The basic function of power system protective relays is the detection of anomalous and/or potentially harmful or undesirable operating conditions. The conditions may occur in the steady state or as transients. Most relays detect steady state conditions, they issue trip signals, and they cause protective steps to be taken -- usually the operation of a circuit breaker. Power system protective relays are complex engineering designs because they must expect the unexpected. They must detect failures and harmful modes of operation; and if they themselves fail, they must detect this as well. Their design is often made more robust by the addition of backup systems that detect failures or other undesired operation of the main system. Many power engineers agree that power system protective relaying is as much an art as it is an engineering science. The basic technology of power system relaying includes such factors as: voltage and current measurement; digital and analog signal processing; impedance and phasor techniques; threshold detection; frequency domain techniques; time domain techniques; microprocessor applications; solid state designs; induction disk technology; time signal methods and timing; and overvoltage and overcurrent detection.In many cases, the basic function depicted is insufficient for the accurate operation of the protective relay: in some cases, some normally expected operating conditions may appear to the relay to be abnormal and indicative of fault conditions; but processing and analysis shows that the measured system states are in fact indicative of normally expected conditions. A false trip on such normally expected conditions would cause outage or disruption of the system load, and this may be intolerable and it is certainly undesirable. Therefore, logic and processing must be inserted and designed into the relay to prevent such false trips.Researchers at Arizona State University have devised a new technique involving the use of wavelets as signal processing tool for the detection and distinction of normally expected transients from undesired and intolerable operating conditions. Examples include inrush current for transformers; inrush currents for shunt capacitors; overvoltages from capacitor switching; transients resulting from line switching in which reactors are present; and other switching transient voltages and currents. The wavelet is itself a transient and it is an efficient method to detect transients.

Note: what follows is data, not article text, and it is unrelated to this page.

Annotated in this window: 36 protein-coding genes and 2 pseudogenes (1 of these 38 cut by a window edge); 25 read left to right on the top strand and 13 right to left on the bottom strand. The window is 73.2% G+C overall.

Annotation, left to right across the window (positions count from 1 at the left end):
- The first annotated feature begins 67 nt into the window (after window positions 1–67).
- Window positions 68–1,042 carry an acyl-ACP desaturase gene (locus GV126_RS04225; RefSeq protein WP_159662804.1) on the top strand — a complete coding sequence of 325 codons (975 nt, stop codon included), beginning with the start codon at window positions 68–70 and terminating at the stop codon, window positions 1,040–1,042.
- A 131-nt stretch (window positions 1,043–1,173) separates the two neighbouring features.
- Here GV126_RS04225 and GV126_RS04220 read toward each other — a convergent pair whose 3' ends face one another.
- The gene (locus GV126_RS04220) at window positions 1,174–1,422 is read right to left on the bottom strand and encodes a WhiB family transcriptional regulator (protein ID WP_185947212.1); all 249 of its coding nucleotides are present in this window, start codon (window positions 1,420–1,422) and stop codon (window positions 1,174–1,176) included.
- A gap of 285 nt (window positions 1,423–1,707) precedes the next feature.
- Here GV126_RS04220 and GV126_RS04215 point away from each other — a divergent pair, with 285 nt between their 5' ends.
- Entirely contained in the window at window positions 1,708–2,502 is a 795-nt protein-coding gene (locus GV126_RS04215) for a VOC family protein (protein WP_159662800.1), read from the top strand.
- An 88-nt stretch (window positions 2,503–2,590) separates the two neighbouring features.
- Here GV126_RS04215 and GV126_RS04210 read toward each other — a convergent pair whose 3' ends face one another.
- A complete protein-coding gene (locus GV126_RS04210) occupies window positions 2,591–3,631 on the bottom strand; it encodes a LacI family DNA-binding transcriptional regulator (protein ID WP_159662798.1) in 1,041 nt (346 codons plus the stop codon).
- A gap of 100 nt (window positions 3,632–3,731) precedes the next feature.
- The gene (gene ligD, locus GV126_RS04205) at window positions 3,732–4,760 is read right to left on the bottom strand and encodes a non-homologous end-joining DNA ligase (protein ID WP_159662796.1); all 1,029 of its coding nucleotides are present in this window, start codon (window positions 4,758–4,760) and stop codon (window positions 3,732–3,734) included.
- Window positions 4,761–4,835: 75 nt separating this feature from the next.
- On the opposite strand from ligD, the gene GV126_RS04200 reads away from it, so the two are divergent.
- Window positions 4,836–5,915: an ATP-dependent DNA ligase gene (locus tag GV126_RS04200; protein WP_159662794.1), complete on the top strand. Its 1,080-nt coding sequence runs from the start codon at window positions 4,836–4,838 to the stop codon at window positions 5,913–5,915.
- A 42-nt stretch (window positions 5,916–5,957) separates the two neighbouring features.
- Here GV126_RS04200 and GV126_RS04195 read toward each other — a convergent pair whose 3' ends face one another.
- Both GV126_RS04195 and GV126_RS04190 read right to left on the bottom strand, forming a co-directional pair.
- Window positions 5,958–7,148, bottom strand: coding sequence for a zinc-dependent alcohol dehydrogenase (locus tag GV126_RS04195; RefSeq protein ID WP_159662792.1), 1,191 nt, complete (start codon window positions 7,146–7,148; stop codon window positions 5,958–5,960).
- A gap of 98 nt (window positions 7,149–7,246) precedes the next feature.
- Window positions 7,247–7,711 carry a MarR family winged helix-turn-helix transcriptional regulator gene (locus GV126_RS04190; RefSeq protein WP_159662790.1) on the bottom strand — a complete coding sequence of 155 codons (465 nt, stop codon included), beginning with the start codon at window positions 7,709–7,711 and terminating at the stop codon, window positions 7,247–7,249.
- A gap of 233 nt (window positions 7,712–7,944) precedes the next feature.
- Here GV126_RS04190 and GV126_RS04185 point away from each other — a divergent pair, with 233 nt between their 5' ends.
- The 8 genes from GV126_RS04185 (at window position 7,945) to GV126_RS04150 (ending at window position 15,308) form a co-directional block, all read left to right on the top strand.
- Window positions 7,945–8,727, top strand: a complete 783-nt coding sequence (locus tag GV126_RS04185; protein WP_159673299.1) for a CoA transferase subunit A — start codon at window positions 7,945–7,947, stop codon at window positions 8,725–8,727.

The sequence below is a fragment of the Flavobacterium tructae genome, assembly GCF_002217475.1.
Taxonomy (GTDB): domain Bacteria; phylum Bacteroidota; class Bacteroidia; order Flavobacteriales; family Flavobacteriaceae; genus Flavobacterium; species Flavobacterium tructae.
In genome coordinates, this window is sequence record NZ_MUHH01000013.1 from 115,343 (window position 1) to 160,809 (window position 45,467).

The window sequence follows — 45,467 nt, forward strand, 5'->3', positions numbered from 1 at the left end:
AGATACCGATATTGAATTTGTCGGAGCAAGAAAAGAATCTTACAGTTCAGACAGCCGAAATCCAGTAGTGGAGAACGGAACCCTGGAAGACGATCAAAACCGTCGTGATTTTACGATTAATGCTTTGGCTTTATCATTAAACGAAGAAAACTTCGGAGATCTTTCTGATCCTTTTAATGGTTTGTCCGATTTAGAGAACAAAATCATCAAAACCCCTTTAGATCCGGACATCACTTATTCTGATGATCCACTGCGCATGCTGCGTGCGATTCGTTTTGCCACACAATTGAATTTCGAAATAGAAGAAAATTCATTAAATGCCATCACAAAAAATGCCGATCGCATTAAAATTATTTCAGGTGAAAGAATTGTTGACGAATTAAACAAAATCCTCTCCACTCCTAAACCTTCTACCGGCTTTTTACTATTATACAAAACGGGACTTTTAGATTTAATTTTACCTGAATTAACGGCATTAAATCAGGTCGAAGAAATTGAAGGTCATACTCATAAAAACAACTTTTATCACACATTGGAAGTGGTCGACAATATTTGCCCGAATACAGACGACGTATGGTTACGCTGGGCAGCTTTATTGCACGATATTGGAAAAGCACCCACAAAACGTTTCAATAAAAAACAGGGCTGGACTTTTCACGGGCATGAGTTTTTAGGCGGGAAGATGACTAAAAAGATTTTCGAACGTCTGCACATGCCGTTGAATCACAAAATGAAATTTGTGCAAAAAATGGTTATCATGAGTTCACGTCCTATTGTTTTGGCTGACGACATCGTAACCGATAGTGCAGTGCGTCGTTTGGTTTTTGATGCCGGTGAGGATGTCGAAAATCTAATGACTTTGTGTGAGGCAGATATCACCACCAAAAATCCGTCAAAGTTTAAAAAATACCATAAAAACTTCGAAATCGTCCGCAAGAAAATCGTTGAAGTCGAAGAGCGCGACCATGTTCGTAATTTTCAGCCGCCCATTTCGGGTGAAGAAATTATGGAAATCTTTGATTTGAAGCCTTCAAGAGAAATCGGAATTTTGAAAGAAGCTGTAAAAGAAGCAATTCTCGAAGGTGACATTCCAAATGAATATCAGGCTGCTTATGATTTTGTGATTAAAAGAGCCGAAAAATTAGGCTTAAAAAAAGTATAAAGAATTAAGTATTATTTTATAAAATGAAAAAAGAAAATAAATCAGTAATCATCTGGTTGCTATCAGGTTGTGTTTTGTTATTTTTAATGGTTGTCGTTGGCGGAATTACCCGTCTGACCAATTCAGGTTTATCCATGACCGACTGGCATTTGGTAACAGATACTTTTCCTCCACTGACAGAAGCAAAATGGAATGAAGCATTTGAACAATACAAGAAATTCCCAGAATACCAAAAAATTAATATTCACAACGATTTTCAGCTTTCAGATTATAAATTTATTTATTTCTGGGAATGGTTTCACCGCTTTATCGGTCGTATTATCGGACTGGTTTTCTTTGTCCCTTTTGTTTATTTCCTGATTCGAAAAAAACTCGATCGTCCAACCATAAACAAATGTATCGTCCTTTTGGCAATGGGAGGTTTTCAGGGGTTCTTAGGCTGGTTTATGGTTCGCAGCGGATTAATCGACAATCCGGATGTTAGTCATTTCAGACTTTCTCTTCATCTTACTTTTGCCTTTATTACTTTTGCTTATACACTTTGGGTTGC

|Original language||English (US)|
|State||Published - Jan 1 1900|